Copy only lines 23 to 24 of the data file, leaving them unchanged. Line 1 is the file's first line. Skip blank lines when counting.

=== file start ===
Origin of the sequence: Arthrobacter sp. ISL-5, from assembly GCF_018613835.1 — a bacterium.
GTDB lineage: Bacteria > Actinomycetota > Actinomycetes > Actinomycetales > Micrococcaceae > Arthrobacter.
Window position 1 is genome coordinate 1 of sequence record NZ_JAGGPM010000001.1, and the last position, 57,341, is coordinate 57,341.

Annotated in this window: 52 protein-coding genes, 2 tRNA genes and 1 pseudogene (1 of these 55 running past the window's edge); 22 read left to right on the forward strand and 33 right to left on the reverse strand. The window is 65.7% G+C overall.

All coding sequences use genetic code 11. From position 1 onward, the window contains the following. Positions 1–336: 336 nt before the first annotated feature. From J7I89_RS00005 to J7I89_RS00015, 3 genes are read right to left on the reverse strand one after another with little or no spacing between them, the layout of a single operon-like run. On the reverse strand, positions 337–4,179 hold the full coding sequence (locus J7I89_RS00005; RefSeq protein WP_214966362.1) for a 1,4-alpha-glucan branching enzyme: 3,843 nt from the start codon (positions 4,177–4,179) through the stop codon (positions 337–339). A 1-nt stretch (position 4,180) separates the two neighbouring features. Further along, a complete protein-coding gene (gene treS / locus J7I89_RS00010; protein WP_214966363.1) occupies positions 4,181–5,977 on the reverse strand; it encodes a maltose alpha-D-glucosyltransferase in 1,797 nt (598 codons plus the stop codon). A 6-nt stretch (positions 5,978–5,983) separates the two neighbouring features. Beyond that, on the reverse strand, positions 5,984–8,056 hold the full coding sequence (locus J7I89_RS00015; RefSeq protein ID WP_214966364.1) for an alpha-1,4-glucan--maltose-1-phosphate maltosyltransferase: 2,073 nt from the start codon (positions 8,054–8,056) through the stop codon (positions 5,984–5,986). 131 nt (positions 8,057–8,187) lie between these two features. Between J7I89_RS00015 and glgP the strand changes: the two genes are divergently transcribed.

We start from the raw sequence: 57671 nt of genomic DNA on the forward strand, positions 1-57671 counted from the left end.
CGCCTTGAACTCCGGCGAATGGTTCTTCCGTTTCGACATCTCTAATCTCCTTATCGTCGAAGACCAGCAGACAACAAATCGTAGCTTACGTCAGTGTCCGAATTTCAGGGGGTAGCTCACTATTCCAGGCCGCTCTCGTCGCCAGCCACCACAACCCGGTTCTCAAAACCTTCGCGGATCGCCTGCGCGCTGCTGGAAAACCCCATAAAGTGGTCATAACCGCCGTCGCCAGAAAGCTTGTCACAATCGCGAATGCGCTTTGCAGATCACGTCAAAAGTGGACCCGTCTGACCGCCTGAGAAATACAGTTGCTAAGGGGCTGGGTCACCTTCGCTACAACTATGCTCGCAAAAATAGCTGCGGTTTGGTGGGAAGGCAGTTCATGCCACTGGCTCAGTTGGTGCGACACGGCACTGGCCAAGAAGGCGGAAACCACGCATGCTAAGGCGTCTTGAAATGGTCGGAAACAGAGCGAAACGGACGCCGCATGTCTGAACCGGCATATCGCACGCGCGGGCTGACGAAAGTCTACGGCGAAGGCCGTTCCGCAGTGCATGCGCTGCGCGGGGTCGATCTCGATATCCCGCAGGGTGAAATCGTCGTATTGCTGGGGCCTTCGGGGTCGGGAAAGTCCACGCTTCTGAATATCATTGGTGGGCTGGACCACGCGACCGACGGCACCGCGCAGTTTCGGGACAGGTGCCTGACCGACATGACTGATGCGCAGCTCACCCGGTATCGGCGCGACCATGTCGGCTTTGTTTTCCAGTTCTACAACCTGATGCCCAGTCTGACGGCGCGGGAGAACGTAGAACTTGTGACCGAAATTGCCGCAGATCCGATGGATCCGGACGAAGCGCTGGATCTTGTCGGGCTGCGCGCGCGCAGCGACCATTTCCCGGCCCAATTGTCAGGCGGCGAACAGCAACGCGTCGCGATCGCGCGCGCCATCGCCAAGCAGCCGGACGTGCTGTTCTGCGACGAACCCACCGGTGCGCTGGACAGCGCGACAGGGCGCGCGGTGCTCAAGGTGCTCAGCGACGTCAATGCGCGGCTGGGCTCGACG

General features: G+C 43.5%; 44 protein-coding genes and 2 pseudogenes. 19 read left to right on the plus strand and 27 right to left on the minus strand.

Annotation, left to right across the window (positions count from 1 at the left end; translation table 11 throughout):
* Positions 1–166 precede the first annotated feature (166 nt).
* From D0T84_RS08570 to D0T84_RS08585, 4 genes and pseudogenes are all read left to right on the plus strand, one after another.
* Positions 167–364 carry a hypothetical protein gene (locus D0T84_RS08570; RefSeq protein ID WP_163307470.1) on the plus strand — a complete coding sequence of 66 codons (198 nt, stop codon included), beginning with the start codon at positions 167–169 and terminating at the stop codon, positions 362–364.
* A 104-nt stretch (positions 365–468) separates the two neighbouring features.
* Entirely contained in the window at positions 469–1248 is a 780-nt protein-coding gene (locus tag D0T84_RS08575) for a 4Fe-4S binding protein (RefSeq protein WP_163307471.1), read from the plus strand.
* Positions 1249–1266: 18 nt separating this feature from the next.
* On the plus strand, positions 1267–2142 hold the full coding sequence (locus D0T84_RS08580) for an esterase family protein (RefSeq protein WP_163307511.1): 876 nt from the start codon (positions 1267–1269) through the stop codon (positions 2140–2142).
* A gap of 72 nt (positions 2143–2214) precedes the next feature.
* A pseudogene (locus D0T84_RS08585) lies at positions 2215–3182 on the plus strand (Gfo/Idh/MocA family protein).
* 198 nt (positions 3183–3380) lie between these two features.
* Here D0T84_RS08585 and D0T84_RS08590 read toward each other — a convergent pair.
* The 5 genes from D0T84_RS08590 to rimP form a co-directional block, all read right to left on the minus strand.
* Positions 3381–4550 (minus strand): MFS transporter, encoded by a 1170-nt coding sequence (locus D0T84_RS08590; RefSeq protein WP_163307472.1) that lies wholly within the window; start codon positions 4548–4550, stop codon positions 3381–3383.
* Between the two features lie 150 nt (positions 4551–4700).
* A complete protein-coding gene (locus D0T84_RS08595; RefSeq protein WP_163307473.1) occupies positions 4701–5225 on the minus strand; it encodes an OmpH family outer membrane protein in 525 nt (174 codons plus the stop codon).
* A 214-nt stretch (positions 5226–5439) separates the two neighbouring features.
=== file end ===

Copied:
* Between the two features lie 150 nt (positions 4551–4700).
* A complete protein-coding gene (locus D0T84_RS08595; RefSeq protein WP_163307473.1) occupies positions 4701–5225 on the minus strand; it encodes an OmpH family outer membrane protein in 525 nt (174 codons plus the stop codon).